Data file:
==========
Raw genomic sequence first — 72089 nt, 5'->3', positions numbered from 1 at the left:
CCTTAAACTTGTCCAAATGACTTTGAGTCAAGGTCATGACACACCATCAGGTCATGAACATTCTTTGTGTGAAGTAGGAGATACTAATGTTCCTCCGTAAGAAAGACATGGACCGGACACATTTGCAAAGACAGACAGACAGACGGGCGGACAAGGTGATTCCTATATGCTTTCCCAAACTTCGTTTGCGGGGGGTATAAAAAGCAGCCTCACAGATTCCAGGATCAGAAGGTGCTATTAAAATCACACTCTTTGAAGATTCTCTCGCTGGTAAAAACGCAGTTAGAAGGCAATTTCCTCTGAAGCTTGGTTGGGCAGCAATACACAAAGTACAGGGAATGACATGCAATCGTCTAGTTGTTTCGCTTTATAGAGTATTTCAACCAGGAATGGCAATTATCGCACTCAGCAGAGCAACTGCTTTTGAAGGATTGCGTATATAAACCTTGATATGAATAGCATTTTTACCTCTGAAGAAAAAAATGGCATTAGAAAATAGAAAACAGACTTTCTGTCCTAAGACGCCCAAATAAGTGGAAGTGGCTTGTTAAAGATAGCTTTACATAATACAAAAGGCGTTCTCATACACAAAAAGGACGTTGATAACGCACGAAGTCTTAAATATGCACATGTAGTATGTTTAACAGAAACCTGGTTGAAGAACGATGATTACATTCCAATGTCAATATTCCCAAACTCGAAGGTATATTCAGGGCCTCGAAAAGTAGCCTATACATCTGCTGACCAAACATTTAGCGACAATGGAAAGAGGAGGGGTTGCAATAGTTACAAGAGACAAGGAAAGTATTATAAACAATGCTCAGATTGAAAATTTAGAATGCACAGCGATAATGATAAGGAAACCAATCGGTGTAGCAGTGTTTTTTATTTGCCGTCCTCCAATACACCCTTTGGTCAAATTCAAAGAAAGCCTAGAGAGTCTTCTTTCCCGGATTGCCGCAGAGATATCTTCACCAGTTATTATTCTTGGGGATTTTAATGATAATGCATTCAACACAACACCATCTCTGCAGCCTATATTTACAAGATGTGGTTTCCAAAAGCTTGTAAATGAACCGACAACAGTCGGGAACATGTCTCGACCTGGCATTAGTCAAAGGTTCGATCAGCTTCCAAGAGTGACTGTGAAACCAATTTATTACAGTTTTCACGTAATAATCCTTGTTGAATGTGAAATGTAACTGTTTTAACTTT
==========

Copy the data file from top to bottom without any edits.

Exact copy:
Raw genomic sequence first — 72089 nt, 5'->3', positions numbered from 1 at the left:
CCTTAAACTTGTCCAAATGACTTTGAGTCAAGGTCATGACACACCATCAGGTCATGAACATTCTTTGTGTGAAGTAGGAGATACTAATGTTCCTCCGTAAGAAAGACATGGACCGGACACATTTGCAAAGACAGACAGACAGACGGGCGGACAAGGTGATTCCTATATGCTTTCCCAAACTTCGTTTGCGGGGGGTATAAAAAGCAGCCTCACAGATTCCAGGATCAGAAGGTGCTATTAAAATCACACTCTTTGAAGATTCTCTCGCTGGTAAAAACGCAGTTAGAAGGCAATTTCCTCTGAAGCTTGGTTGGGCAGCAATACACAAAGTACAGGGAATGACATGCAATCGTCTAGTTGTTTCGCTTTATAGAGTATTTCAACCAGGAATGGCAATTATCGCACTCAGCAGAGCAACTGCTTTTGAAGGATTGCGTATATAAACCTTGATATGAATAGCATTTTTACCTCTGAAGAAAAAAATGGCATTAGAAAATAGAAAACAGACTTTCTGTCCTAAGACGCCCAAATAAGTGGAAGTGGCTTGTTAAAGATAGCTTTACATAATACAAAAGGCGTTCTCATACACAAAAAGGACGTTGATAACGCACGAAGTCTTAAATATGCACATGTAGTATGTTTAACAGAAACCTGGTTGAAGAACGATGATTACATTCCAATGTCAATATTCCCAAACTCGAAGGTATATTCAGGGCCTCGAAAAGTAGCCTATACATCTGCTGACCAAACATTTAGCGACAATGGAAAGAGGAGGGGTTGCAATAGTTACAAGAGACAAGGAAAGTATTATAAACAATGCTCAGATTGAAAATTTAGAATGCACAGCGATAATGATAAGGAAACCAATCGGTGTAGCAGTGTTTTTTATTTGCCGTCCTCCAATACACCCTTTGGTCAAATTCAAAGAAAGCCTAGAGAGTCTTCTTTCCCGGATTGCCGCAGAGATATCTTCACCAGTTATTATTCTTGGGGATTTTAATGATAATGCATTCAACACAACACCATCTCTGCAGCCTATATTTACAAGATGTGGTTTCCAAAAGCTTGTAAATGAACCGACAACAGTCGGGAACATGTCTCGACCTGGCATTAGTCAAAGGTTCGATCAGCTTCCAAGAGTGACTGTGAAACCAATTTATTACAGTTTTCACGTAATAATCCTTGTTGAATGTGAAATGTAACTGTTTTAACTTT